8. davecich

    davecich Member

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    Sep 21, 2010
    atlanta
  9. uvgerard

    uvgerard Member


    Rumors of mercury’s death are greatly exaggerated. In the light of today’s political climate, it would fall into the classification of FAKE NEWS.

    Certain industries, typically ones that benefit as “alternatives” to conventional UV curing lamps put out certain buzzwords aimed at creating a sense of fear and foreboding that printers will have to get rid of their printing presses. They cite European Union RoHS 2 directive for banning hazardous waste. Only problem is it does not apply to industrial, fixed installation “tools” such as flatbed printers. These terms relate to the scope of RoHS 2. “Scope” refers to whether a device is affected by RoHS 2 restrictions or not. If a device is not in scope, it is exempted.

    Outside RoHS 2’s scope is any printing equipment trucked to the customer (printer), must be assembled for installation and cannot be moved without taking it apart and repeating the process. This means conventional arc lamp UV units can continue to operate. Spare parts such as UV curing lamps are exempt.

    There is far more mercury in a fluorescent tube sitting on the Home Depot shelf then in any UV curing lamp. Water purification both in USA and internationally use germicidal lamps to kill viruses and bacteria. These too contain far more mercury then a UV curing lamp.

    One would need to replace 90% of all street lighting, almost all factory lighting. Televised football would be eliminated, as there would be no stadium lights.

    Before you believe the “Green New Deal” is reality, think again. If you need quality, American made UV curing lamps now and after 2020, please contact us, sales@tcsuv.com
     
    • Agree Agree x 1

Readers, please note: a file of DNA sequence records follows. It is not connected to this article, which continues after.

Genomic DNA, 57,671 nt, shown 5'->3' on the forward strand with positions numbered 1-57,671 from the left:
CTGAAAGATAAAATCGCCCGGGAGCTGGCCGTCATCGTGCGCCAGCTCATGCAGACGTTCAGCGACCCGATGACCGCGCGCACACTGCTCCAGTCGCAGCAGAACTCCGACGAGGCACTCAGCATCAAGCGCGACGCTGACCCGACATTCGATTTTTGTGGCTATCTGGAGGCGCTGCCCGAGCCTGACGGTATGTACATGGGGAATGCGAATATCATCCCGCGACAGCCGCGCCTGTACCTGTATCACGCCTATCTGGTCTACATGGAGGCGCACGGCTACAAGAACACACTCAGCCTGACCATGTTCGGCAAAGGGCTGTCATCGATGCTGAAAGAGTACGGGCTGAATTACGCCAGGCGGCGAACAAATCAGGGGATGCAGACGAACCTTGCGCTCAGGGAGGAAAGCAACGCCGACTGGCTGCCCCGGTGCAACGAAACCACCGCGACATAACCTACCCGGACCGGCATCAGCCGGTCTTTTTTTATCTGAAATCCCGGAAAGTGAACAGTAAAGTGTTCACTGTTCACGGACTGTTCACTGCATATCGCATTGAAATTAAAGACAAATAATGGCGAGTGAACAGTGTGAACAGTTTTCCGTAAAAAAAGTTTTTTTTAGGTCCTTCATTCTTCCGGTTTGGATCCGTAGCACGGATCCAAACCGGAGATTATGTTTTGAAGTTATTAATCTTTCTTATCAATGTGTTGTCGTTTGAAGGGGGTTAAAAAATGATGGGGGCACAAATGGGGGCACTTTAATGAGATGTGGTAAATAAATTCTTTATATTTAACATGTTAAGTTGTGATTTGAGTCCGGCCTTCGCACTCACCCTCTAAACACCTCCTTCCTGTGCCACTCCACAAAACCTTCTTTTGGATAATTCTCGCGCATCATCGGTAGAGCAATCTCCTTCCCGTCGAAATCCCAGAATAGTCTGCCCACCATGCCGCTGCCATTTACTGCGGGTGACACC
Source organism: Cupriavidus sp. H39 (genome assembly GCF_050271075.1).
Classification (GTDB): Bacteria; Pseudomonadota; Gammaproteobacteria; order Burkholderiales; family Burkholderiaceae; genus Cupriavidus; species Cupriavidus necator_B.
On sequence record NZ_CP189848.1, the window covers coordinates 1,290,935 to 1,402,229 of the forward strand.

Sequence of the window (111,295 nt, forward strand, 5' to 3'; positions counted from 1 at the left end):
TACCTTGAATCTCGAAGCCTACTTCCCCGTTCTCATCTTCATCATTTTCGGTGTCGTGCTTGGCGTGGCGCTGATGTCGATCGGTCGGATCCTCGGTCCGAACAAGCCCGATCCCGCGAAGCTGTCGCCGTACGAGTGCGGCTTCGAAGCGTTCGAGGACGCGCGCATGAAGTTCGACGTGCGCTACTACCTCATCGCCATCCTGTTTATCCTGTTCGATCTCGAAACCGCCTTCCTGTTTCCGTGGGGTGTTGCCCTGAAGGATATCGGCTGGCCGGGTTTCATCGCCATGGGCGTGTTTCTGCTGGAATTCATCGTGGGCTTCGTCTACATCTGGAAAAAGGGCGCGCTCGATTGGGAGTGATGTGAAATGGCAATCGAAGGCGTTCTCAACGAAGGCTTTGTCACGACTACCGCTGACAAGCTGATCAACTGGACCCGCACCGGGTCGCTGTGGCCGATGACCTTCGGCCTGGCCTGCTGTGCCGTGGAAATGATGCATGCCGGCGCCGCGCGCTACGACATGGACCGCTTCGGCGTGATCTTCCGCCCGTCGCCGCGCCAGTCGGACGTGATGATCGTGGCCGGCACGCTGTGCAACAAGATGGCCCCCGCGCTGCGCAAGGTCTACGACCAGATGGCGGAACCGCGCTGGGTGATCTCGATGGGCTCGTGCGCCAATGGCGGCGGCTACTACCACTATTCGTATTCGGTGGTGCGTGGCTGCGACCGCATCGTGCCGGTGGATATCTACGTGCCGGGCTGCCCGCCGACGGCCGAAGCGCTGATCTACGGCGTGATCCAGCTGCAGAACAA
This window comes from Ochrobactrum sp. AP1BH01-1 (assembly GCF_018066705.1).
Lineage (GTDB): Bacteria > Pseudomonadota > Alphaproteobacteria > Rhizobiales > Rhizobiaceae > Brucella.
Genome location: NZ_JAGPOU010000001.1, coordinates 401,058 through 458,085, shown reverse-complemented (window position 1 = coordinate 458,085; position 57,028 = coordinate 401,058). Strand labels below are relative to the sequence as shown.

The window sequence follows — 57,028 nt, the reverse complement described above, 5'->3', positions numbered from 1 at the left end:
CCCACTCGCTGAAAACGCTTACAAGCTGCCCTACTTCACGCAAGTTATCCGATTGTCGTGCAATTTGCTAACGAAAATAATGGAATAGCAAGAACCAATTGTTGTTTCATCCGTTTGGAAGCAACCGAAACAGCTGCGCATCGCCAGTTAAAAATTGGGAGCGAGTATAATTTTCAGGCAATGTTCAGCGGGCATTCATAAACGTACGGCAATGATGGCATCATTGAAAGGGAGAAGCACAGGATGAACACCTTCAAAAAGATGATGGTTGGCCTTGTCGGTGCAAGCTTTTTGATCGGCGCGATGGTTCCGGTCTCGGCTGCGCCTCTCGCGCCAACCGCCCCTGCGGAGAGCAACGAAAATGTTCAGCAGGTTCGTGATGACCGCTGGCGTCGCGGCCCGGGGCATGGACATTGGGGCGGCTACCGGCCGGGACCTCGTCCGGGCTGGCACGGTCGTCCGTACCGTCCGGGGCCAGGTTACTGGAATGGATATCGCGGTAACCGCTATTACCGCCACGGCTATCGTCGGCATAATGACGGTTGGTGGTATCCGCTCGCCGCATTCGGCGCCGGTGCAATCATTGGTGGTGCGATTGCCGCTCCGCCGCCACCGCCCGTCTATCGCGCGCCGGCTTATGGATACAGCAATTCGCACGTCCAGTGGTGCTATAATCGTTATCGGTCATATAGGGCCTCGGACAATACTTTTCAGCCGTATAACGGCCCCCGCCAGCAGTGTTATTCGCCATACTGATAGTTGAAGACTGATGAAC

10. davecich

    davecich Member

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    Like I said, a lot of conflicting information. Ink manufactures and LED manufactures are saying its coming, with Europe and Asia leading the way next year.

    All of my bulb manufactures are saying “nothing to see here”, keep buying bulbs, build printers that use bulbs.

    Gerald, thank you for your feedback. All of those items are specifically mentioned in the Minamata convention. We are NOT talking about RoHS, or its standards. That is different. Please read the whole convention. Here is the link:

    http://www.mercuryconvention.org/

    I am looking for some fact based clarification, or a link to the USA extension, as the document speaks for itself, which we currently are signators.
     
  11. uvgerard

    uvgerard Member

    Here are several pros and cons of conventional UV and LED UV curing systems.

    Conventional UV

    · Higher energy consumption

    · Works over a wide range of inks, coating and substrates

    · Offers better adhesion of inks to different substrates

    · Much wider range UV output: 290 to 420 nanometers

    · UV output more “forgiving” than LED

    · Higher substrate heat load. This sounds bad however heat certainly helps with adhesion

    · Higher printer speeds

    · UV light must be shielded

    · Many choices of ink, coating suppliers

    · Lamp life 500 to 1000 hours

    · UV lamps cost $120.00 to $220.00 each. Need to be replaced in pairs

    · Lamp replacement brings system back to 100% OEM output

    LED UV

    · Less power consumption. One still needs to factor cooling of LED array by air or water

    · Limited choice of inks, coatings and varnish

    · Printer speeds tend to be lower

    · Narrow UV output

    · Longer LED life

    · Still produces hazardous light output – unit still must be shielded

    · Must purchase specialized inks formulated for LED curing.

    · LED inks tend to be more expensive

    · If parts of LED matrix fails, entire array must be replaced. This is very costly

    · LED states long life, however LED driver can fail much earlier

    · Instant on and off. No need for standby mode